Conclusions The study indicates a potential benefit of medical masks for source control, but is limited by small sample size and low secondary attack rates. Larger trials are needed to confirm efficacy of medical masks as source control.

Contributors

Agent

Created

Date Created
  • 2016-12-01

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Influenza A H5N1 and H7N9 in China: A spatial risk analysis

Description

Background
Zoonotic avian influenza poses a major risk to China, and other parts of the world. H5N1 has remained endemic in China and globally for nearly two decades, and in

Background
Zoonotic avian influenza poses a major risk to China, and other parts of the world. H5N1 has remained endemic in China and globally for nearly two decades, and in 2013, a novel zoonotic influenza A subtype H7N9 emerged in China. This study aimed to improve upon our current understanding of the spreading mechanisms of H7N9 and H5N1 by generating spatial risk profiles for each of the two virus subtypes across mainland China.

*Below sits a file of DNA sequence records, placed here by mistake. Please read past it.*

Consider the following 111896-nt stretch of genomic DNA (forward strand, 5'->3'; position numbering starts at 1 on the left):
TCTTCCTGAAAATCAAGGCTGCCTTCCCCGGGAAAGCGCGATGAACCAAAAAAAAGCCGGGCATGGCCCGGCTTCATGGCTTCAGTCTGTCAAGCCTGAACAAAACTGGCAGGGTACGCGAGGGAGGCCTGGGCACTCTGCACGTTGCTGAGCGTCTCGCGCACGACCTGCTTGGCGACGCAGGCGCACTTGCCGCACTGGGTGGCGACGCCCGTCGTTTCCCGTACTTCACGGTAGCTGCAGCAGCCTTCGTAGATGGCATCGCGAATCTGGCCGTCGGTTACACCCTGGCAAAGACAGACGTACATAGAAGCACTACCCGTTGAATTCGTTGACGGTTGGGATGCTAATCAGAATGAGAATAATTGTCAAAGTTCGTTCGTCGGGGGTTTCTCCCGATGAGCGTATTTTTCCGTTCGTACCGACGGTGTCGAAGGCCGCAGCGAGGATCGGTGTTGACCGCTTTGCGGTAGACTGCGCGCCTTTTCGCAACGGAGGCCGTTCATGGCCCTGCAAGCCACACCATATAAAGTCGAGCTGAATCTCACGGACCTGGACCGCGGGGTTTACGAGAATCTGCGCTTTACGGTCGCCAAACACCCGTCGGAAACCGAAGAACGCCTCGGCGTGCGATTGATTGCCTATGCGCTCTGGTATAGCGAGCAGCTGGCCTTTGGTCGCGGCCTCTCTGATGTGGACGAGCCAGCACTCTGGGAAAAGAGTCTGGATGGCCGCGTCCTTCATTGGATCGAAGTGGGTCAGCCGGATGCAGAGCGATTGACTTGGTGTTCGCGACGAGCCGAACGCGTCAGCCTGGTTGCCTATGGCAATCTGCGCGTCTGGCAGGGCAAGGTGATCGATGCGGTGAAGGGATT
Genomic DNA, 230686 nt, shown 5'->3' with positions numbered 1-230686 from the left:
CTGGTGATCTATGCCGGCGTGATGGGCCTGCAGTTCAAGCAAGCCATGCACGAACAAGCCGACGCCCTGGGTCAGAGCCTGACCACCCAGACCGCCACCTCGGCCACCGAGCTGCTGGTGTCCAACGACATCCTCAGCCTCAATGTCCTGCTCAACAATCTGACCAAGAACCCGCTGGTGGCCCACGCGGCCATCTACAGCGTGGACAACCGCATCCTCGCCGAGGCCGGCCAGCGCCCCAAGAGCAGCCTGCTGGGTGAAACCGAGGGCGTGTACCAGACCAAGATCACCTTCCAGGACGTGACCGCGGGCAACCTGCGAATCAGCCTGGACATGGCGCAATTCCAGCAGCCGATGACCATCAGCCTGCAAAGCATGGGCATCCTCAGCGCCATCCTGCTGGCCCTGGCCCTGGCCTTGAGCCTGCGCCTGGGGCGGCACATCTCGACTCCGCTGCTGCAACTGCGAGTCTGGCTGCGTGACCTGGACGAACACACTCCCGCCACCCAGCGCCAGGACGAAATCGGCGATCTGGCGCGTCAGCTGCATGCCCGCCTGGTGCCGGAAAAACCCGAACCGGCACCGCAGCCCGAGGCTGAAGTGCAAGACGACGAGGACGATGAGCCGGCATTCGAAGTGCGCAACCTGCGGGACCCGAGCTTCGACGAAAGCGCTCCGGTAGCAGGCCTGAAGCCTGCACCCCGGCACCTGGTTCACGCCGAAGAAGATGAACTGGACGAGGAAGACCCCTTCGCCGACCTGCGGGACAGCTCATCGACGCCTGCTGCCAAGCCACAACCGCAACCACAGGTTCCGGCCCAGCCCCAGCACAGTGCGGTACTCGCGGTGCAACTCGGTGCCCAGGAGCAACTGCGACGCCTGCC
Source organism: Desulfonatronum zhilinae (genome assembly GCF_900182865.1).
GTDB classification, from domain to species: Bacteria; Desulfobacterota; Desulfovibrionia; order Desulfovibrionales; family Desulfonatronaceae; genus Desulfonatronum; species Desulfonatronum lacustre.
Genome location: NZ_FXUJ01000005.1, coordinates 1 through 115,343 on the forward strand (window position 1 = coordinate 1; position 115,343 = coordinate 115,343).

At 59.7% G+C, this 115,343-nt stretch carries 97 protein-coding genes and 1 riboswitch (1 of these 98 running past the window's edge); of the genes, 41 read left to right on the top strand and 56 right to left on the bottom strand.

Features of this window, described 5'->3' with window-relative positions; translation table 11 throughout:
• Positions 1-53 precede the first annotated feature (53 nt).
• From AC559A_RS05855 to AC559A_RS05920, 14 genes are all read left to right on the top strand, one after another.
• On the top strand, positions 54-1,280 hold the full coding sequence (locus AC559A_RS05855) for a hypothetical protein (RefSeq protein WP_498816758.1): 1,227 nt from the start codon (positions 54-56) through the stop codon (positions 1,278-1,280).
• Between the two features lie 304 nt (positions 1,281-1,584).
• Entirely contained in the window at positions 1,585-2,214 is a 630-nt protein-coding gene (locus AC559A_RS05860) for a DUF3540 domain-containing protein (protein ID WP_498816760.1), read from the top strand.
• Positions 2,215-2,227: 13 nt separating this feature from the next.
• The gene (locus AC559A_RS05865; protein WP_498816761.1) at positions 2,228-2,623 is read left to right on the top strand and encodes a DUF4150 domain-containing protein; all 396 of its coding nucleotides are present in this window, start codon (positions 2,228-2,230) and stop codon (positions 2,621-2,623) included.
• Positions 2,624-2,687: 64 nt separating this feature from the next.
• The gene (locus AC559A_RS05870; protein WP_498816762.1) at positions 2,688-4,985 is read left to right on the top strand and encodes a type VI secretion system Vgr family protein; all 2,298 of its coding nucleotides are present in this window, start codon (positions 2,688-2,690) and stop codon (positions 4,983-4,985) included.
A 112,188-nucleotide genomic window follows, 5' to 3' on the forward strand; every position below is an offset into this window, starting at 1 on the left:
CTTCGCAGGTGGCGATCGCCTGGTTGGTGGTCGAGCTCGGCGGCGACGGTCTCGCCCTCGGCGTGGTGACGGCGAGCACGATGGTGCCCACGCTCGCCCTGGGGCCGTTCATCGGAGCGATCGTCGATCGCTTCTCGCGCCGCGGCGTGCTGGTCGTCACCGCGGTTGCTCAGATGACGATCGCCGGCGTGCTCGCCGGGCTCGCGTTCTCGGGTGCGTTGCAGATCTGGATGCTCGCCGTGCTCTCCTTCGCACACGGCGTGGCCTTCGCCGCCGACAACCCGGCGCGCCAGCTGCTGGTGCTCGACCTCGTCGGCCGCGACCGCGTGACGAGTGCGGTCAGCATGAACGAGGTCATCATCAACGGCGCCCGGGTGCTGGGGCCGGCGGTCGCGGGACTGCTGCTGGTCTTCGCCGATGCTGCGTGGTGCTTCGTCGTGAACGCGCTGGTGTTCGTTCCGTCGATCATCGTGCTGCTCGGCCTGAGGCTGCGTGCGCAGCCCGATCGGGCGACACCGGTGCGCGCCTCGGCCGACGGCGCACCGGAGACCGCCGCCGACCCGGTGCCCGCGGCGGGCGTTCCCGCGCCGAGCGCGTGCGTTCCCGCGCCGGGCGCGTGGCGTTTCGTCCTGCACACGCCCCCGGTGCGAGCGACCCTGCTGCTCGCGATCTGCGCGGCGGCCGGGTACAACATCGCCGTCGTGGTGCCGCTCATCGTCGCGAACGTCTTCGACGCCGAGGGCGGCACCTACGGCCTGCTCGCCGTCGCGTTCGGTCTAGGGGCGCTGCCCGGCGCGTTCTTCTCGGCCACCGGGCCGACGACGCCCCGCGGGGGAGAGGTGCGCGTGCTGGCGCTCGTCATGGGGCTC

Methods and findings
In this study, we (i) developed a refined data set of H5N1 and H7N9 locations with consideration of animal/animal environment case data, as well as spatial accuracy and precision; (ii) used this data set along with environmental variables to build species distribution models (SDMs) for each virus subtype in high resolution spatial units of 1km[superscript 2] cells using Maxent; (iii) developed a risk modelling framework which integrated the results from the SDMs with human and chicken population variables, which was done to quantify the risk of zoonotic transmission; and (iv) identified areas at high risk of H5N1 and H7N9 transmission. We produced high performing SDMs (6 of 8 models with AUC > 0.9) for both H5N1 and H7N9. In all our SDMs, H7N9 consistently showed higher AUC results compared to H5N1, suggesting H7N9 suitability could be better explained by environmental variables. For both subtypes, high risk areas were primarily located in south-eastern China, with H5N1 distributions found to be more diffuse and extending more inland compared to H7N9.
Conclusions
We provide projections of our risk models to public health policy makers so that specific high risk areas can be targeted for control measures. We recommend comparing H5N1 and H7N9 prevalence rates and survivability in the natural environment to better understand the role of animal and environmental transmission in human infections.

Contributors

Created

Date Created
  • 2017-04-04